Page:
“The present data provide no evidence to suggest that new ACC/AHA guidelines will reduce CVD [cardiovascular disease] events in low-risk patients with mild hypertension…Furthermore, we found that long-term antihypertensive treatment in clinical practice was associated with harm attributable to adverse events, such as hypotension, syncope [fainting], electrolyte abnormalities, and acute kidney injury, although electrolyte abnormalities and acute kidney injury were sensitive to the definition of high risk used in the sensitivity analyses. Physicians should therefore be cautious when initiating new treatment in this population, and patients should be made aware of the limited evidence of efficacy for treatment in low-risk individuals.”

The People’s Pharmacy Perspective:

We are great believers in controlling dangerous hypertension. There is no doubt that the “silent killer” does great damage. For people in this category medications are absolutely necessary. No one, even those with mild hypertension, should ever stop medications without careful consultation with the prescriber!

For people with mild to moderate high blood pressure there are many other ways to control hypertension. Here is a link to an article we wrote on this very topic.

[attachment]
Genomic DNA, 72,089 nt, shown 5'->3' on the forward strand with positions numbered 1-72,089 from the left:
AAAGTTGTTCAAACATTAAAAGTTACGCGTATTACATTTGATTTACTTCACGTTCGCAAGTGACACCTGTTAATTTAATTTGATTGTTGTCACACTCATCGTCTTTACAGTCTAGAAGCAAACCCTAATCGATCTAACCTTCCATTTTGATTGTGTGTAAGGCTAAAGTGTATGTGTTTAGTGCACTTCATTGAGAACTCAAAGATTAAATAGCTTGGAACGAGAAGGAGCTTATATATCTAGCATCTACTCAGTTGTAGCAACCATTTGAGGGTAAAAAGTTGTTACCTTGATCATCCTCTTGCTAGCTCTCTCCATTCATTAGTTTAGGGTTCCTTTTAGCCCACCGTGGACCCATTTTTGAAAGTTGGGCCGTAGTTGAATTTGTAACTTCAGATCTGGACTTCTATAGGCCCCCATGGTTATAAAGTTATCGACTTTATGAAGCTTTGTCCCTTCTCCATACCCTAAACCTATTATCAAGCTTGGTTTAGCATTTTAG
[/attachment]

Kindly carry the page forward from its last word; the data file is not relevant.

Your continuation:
What Are Natural Ways to Lower High Blood Pressure?

Share your own story about hypertension. Have you been able to control your blood pressure without drugs? Have you ever experienced side effects from antihypertensive medicines? Other people will benefit from your experience in the comment section below.

Print this article and make it available to your physician.

JAMA Internal Medicine, online Oct. 29, 2018

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About the Author
Joe Graedon is a pharmacologist who has dedicated his career to making drug information understandable to consumers. His best-selling book, The People’s Pharmacy, was published in 1976 and led to a syndicated newspaper column, syndicated public radio show and web site. In 2006, Long Island University awarded him an honorary doctorate as “one of the country's leading drug experts for the consumer.”.